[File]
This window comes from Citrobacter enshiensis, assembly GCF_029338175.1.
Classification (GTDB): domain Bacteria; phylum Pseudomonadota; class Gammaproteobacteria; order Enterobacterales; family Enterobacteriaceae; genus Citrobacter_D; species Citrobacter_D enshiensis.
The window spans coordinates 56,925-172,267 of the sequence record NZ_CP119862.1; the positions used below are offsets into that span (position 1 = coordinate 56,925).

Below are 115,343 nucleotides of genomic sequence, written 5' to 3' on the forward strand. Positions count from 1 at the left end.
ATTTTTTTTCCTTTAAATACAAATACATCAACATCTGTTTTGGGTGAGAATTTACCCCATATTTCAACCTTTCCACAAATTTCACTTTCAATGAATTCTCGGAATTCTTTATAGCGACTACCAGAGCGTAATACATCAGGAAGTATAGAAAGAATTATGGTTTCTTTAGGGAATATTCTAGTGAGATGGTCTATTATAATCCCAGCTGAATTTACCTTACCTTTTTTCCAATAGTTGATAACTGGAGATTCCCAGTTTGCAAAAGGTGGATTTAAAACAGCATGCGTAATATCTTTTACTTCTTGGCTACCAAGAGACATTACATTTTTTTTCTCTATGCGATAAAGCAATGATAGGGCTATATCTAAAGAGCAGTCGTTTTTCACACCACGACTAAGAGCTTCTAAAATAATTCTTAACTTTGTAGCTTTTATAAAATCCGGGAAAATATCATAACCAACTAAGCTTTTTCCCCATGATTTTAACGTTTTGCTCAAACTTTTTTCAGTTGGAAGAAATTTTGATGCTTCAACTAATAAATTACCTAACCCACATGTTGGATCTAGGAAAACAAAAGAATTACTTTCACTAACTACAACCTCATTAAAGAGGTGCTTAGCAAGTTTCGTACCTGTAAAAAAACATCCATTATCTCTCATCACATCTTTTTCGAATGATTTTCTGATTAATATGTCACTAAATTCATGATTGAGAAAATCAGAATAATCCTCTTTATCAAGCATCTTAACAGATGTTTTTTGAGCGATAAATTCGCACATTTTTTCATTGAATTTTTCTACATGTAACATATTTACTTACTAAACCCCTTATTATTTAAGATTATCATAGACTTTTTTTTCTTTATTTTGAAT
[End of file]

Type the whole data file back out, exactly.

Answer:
This window comes from Citrobacter enshiensis, assembly GCF_029338175.1.
Classification (GTDB): domain Bacteria; phylum Pseudomonadota; class Gammaproteobacteria; order Enterobacterales; family Enterobacteriaceae; genus Citrobacter_D; species Citrobacter_D enshiensis.
The window spans coordinates 56,925-172,267 of the sequence record NZ_CP119862.1; the positions used below are offsets into that span (position 1 = coordinate 56,925).

Below are 115,343 nucleotides of genomic sequence, written 5' to 3' on the forward strand. Positions count from 1 at the left end.
ATTTTTTTTCCTTTAAATACAAATACATCAACATCTGTTTTGGGTGAGAATTTACCCCATATTTCAACCTTTCCACAAATTTCACTTTCAATGAATTCTCGGAATTCTTTATAGCGACTACCAGAGCGTAATACATCAGGAAGTATAGAAAGAATTATGGTTTCTTTAGGGAATATTCTAGTGAGATGGTCTATTATAATCCCAGCTGAATTTACCTTACCTTTTTTCCAATAGTTGATAACTGGAGATTCCCAGTTTGCAAAAGGTGGATTTAAAACAGCATGCGTAATATCTTTTACTTCTTGGCTACCAAGAGACATTACATTTTTTTTCTCTATGCGATAAAGCAATGATAGGGCTATATCTAAAGAGCAGTCGTTTTTCACACCACGACTAAGAGCTTCTAAAATAATTCTTAACTTTGTAGCTTTTATAAAATCCGGGAAAATATCATAACCAACTAAGCTTTTTCCCCATGATTTTAACGTTTTGCTCAAACTTTTTTCAGTTGGAAGAAATTTTGATGCTTCAACTAATAAATTACCTAACCCACATGTTGGATCTAGGAAAACAAAAGAATTACTTTCACTAACTACAACCTCATTAAAGAGGTGCTTAGCAAGTTTCGTACCTGTAAAAAAACATCCATTATCTCTCATCACATCTTTTTCGAATGATTTTCTGATTAATATGTCACTAAATTCATGATTGAGAAAATCAGAATAATCCTCTTTATCAAGCATCTTAACAGATGTTTTTTGAGCGATAAATTCGCACATTTTTTCATTGAATTTTTCTACATGTAACATATTTACTTACTAAACCCCTTATTATTTAAGATTATCATAGACTTTTTTTTCTTTATTTTGAAT